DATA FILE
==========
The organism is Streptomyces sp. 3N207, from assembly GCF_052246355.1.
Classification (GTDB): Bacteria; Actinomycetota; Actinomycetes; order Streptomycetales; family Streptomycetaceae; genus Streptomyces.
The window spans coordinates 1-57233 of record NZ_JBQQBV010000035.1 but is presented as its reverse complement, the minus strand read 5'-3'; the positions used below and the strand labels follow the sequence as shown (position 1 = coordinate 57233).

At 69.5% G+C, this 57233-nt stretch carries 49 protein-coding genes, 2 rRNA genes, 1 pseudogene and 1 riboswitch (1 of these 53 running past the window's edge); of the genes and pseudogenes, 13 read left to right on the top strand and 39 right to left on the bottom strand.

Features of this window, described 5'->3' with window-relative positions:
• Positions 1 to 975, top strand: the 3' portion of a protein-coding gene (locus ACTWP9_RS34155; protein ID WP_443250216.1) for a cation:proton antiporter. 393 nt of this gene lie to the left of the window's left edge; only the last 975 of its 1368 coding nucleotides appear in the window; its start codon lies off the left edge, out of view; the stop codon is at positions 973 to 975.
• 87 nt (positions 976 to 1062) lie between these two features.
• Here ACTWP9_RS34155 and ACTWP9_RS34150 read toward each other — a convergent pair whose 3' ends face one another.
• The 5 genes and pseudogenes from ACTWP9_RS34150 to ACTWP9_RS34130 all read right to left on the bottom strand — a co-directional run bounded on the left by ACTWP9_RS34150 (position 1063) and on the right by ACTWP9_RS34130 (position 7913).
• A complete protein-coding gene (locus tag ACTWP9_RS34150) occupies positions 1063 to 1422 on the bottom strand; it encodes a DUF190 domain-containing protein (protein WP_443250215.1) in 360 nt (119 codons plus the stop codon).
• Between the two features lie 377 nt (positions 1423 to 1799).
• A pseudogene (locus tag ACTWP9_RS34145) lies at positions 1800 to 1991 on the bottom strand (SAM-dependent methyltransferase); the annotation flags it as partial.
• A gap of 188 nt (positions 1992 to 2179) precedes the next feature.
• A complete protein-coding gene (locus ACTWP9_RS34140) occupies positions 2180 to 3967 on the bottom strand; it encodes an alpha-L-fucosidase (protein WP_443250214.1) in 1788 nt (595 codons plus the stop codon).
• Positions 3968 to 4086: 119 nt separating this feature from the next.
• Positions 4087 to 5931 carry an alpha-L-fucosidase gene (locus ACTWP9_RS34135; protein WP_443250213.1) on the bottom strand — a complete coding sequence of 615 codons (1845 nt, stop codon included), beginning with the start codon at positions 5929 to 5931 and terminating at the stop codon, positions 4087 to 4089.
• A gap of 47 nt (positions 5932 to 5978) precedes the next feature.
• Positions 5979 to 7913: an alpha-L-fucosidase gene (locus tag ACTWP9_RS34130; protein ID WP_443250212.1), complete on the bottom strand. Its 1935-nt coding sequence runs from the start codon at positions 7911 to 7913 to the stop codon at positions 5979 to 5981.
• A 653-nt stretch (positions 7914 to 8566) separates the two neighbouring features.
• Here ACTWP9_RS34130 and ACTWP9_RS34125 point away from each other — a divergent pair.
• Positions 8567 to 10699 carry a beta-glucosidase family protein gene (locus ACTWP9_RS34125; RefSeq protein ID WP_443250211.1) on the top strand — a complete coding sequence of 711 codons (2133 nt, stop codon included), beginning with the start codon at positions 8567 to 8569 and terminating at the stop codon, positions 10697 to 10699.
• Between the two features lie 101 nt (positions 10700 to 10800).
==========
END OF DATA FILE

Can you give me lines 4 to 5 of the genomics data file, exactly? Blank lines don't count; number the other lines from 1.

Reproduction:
At 69.5% G+C, this 57233-nt stretch carries 49 protein-coding genes, 2 rRNA genes, 1 pseudogene and 1 riboswitch (1 of these 53 running past the window's edge); of the genes and pseudogenes, 13 read left to right on the top strand and 39 right to left on the bottom strand.

Features of this window, described 5'->3' with window-relative positions: